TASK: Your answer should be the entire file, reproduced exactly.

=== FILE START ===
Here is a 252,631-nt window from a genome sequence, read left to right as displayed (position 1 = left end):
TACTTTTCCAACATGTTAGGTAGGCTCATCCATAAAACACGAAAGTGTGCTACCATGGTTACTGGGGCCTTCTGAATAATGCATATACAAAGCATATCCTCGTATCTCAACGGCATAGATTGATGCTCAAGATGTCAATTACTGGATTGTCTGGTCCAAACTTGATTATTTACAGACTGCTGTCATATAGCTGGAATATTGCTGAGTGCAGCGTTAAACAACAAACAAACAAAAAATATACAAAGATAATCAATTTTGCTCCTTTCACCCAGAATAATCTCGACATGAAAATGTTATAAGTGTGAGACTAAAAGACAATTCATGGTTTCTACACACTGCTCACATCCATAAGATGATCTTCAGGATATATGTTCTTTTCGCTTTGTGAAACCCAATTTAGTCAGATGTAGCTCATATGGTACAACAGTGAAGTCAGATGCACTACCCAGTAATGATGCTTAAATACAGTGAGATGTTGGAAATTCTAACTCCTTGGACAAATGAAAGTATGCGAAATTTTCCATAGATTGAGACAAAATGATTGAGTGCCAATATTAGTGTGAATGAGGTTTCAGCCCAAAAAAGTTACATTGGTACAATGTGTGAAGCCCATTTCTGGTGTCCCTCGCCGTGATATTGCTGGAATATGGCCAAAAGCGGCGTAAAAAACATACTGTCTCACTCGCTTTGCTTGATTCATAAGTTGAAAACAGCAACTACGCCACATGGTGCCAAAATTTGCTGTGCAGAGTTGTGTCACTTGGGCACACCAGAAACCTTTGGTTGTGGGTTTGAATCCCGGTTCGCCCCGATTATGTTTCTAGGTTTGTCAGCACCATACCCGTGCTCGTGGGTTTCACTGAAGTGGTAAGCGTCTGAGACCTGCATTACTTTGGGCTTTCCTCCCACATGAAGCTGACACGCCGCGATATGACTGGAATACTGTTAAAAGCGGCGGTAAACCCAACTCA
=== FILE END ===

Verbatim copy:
Here is a 252,631-nt window from a genome sequence, read left to right as displayed (position 1 = left end):
TACTTTTCCAACATGTTAGGTAGGCTCATCCATAAAACACGAAAGTGTGCTACCATGGTTACTGGGGCCTTCTGAATAATGCATATACAAAGCATATCCTCGTATCTCAACGGCATAGATTGATGCTCAAGATGTCAATTACTGGATTGTCTGGTCCAAACTTGATTATTTACAGACTGCTGTCATATAGCTGGAATATTGCTGAGTGCAGCGTTAAACAACAAACAAACAAAAAATATACAAAGATAATCAATTTTGCTCCTTTCACCCAGAATAATCTCGACATGAAAATGTTATAAGTGTGAGACTAAAAGACAATTCATGGTTTCTACACACTGCTCACATCCATAAGATGATCTTCAGGATATATGTTCTTTTCGCTTTGTGAAACCCAATTTAGTCAGATGTAGCTCATATGGTACAACAGTGAAGTCAGATGCACTACCCAGTAATGATGCTTAAATACAGTGAGATGTTGGAAATTCTAACTCCTTGGACAAATGAAAGTATGCGAAATTTTCCATAGATTGAGACAAAATGATTGAGTGCCAATATTAGTGTGAATGAGGTTTCAGCCCAAAAAAGTTACATTGGTACAATGTGTGAAGCCCATTTCTGGTGTCCCTCGCCGTGATATTGCTGGAATATGGCCAAAAGCGGCGTAAAAAACATACTGTCTCACTCGCTTTGCTTGATTCATAAGTTGAAAACAGCAACTACGCCACATGGTGCCAAAATTTGCTGTGCAGAGTTGTGTCACTTGGGCACACCAGAAACCTTTGGTTGTGGGTTTGAATCCCGGTTCGCCCCGATTATGTTTCTAGGTTTGTCAGCACCATACCCGTGCTCGTGGGTTTCACTGAAGTGGTAAGCGTCTGAGACCTGCATTACTTTGGGCTTTCCTCCCACATGAAGCTGACACGCCGCGATATGACTGGAATACTGTTAAAAGCGGCGGTAAACCCAACTCA